And putting a lid on the discussion and the "urges" is seen as what might be called the solution to homosexuality; the end of which would be its eradication, rather than any openness or equality.
One man wrote in to condemn Gay's final note on the radio show in question, in which he said that he hoped listeners had learned something from the discussion. "What we learned," this man wrote, "is that the teaching of Archbishop Connell is like pure clear spring water (divine revelation) and the pitiful pleadings of David Norris are clay. When you mixed the two you got mud to throw at your listeners." He was fed up with Gay's "efforts to erode and undermine" the hearts of the Irish people, this listener concluded.
Another writer, who acknowledged the "very large number of enthusiastic homosexuals" among Roman Catholic priests and brothers, said that it wasn't homosexuality that was at issue, but "buggery".
In fact, this correspondent went on to suggest a better alternative in mutual masturbation, which he describes as "a sort of ring a ring a rosie, which involves an alternative to holding hands."
"Homosexual acts are contrary to the law of God, being a perversion of the sexual nature of mankind," wrote one man, in the capital letters of an emphatic position.
"We should pray for homosexuals and all perverts . . . They are not gays they are sads," wrote a woman, who explained how the devil had worked on the minds of anyone who believed themselves to be gay.
These positions echoed throughout the letters to Gay, though there were some who wrote in support of David Norris, and others who wrote as gay people, or parents of gay people. For the most part, and worth noting, is that these people almost all remained anonymous.
They didn't just ask Gay to not read out their names; they didn't sign them.
One woman, said that she had "lost" her 24-year-old son to emigration because he couldn't live safely or happily here. "I am sure that you are becoming aware of the sense of isolation and fear that our tyrannical sexual jack boot society inflicts on a lot of its people," she wrote.
This woman signed off as "a closet mother", but later stuck a Post-It to the back of her letter, confessing her shame at remaining anonymous.
Another young man said that in writing, "I am homosexual," he was saying it for the first time. "Nobody knows, my family, my friends, and I dearly hope that nobody suspects," he wrote. He signed himself, apologetically, 'Mr X'.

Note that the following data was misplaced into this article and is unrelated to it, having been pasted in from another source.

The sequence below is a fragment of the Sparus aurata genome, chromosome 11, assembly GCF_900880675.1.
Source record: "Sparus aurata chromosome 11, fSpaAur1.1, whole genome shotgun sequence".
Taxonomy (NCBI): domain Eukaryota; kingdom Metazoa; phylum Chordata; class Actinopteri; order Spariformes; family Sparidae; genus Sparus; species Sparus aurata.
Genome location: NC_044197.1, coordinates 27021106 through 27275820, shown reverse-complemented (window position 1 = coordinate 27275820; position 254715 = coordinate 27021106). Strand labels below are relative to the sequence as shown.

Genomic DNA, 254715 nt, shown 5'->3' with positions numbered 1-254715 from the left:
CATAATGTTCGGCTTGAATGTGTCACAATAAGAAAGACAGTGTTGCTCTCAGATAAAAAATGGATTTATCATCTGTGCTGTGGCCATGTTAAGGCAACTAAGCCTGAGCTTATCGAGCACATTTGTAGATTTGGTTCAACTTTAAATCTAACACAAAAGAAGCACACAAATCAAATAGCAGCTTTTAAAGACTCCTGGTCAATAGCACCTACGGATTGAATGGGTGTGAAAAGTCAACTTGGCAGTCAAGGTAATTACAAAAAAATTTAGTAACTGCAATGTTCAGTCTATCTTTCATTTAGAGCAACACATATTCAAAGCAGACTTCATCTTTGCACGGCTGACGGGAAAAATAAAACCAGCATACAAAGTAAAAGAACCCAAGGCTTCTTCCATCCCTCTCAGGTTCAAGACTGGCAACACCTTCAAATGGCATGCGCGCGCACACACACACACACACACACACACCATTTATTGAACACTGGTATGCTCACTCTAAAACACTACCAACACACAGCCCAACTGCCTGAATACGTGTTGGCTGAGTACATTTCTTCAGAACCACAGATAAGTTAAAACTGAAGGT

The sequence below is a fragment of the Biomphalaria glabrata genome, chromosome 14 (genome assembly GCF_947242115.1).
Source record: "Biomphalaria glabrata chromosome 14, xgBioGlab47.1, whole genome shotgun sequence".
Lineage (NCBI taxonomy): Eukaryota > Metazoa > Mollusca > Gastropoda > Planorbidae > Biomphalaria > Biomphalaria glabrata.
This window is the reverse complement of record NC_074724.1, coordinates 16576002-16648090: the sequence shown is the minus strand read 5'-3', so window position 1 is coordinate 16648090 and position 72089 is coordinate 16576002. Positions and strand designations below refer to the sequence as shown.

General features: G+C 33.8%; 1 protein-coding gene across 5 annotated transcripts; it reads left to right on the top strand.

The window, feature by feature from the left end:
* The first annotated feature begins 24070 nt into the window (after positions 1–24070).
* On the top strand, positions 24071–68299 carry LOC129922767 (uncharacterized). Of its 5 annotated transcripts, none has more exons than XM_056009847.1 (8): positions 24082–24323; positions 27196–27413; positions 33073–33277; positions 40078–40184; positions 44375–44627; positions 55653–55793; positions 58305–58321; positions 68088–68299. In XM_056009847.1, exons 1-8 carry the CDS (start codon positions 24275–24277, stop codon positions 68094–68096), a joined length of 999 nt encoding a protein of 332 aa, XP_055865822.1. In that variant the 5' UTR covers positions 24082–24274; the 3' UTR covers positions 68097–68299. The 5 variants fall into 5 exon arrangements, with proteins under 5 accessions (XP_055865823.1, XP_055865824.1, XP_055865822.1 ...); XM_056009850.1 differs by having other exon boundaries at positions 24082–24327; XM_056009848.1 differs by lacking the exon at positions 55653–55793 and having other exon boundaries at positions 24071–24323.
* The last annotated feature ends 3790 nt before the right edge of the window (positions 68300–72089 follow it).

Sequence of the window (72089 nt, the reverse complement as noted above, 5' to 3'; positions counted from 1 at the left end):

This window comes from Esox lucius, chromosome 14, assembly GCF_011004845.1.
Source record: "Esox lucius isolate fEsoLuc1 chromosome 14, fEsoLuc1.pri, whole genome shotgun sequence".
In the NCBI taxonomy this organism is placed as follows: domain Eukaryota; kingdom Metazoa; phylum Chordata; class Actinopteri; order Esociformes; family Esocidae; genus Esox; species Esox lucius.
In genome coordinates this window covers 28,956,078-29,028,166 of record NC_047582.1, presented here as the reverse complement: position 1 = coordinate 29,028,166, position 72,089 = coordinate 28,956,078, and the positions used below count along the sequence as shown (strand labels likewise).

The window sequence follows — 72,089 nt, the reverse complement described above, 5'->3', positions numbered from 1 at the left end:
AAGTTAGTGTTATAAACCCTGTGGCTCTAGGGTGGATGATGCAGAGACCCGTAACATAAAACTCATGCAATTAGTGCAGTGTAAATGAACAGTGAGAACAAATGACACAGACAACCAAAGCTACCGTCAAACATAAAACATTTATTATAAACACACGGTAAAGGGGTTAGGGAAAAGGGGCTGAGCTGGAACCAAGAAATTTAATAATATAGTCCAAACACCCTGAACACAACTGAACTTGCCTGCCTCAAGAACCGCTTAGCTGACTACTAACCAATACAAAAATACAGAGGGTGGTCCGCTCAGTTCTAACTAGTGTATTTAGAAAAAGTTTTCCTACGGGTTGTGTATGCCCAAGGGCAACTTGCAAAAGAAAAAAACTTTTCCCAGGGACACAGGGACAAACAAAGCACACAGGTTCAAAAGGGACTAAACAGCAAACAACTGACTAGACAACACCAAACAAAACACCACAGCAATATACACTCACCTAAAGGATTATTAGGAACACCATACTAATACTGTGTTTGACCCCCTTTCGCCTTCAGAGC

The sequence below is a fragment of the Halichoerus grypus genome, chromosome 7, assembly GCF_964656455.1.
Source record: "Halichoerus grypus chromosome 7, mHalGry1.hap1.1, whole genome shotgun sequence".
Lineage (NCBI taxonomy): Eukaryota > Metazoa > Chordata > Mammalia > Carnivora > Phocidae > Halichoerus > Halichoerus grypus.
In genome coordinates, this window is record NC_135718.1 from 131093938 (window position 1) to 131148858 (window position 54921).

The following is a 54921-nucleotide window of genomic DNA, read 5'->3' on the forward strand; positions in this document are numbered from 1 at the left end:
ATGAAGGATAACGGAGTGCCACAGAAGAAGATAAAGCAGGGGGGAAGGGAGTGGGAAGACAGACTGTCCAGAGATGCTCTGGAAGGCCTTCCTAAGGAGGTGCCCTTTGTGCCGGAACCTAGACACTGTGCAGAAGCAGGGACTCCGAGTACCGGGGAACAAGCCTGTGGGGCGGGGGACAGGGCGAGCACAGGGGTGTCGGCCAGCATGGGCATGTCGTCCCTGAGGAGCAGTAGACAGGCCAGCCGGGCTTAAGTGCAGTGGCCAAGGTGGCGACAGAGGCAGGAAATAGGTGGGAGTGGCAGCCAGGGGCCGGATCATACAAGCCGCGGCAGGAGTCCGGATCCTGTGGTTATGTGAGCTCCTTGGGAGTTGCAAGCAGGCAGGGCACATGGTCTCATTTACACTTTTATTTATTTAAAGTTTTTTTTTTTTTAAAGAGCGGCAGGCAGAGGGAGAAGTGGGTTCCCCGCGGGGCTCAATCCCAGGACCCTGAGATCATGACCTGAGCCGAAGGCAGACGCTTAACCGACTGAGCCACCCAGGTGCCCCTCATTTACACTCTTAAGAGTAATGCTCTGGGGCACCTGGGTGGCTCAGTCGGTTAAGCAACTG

With that in mind, consider the relative courage of a person who wrote in support of David Norris's position on a postcard, open to all to read, and with their name and address on full display.
Another woman who wrote in support of David Norris concluded her letter thus: "Signed: A married woman with teenage children, who are, as far as I am aware, heterosexual - God knows that won't make life any easier for them, either."
There was compassion here and there in the correspondence, and some degree of live and let live, but it wasn't in any way as present in volume or passion as the argument for shutting up and shutting out homosexuality in Ireland.
Fundamentally, most of the letter writers of January 1990 were in support of the Archbishop and his characterisation of homosexuality as a disorder.
Only a few letter writers actually condemned David Norris, but they were abhorrent of the "act" and despairing of emerging open discussion of homosexuality. In essence, they wanted it to go away. But it didn't go away and here we are now, on the brink of a marriage equality referendum.
We've come a long way since 1990. And, according to your position on the marriage equality referendum, you'll say not far enough, or far enough entirely.
Of course, as was always traditional with The Gay Byrne Show letter writers, the correspondence contained home-spun poems, including a limerick about a gay man and a lesbian who ended up in bed together. The final two lines of which went: "Till one of them said/Who does what, and with what, and to whom?" It was hard to tell on which side of the debate they fell.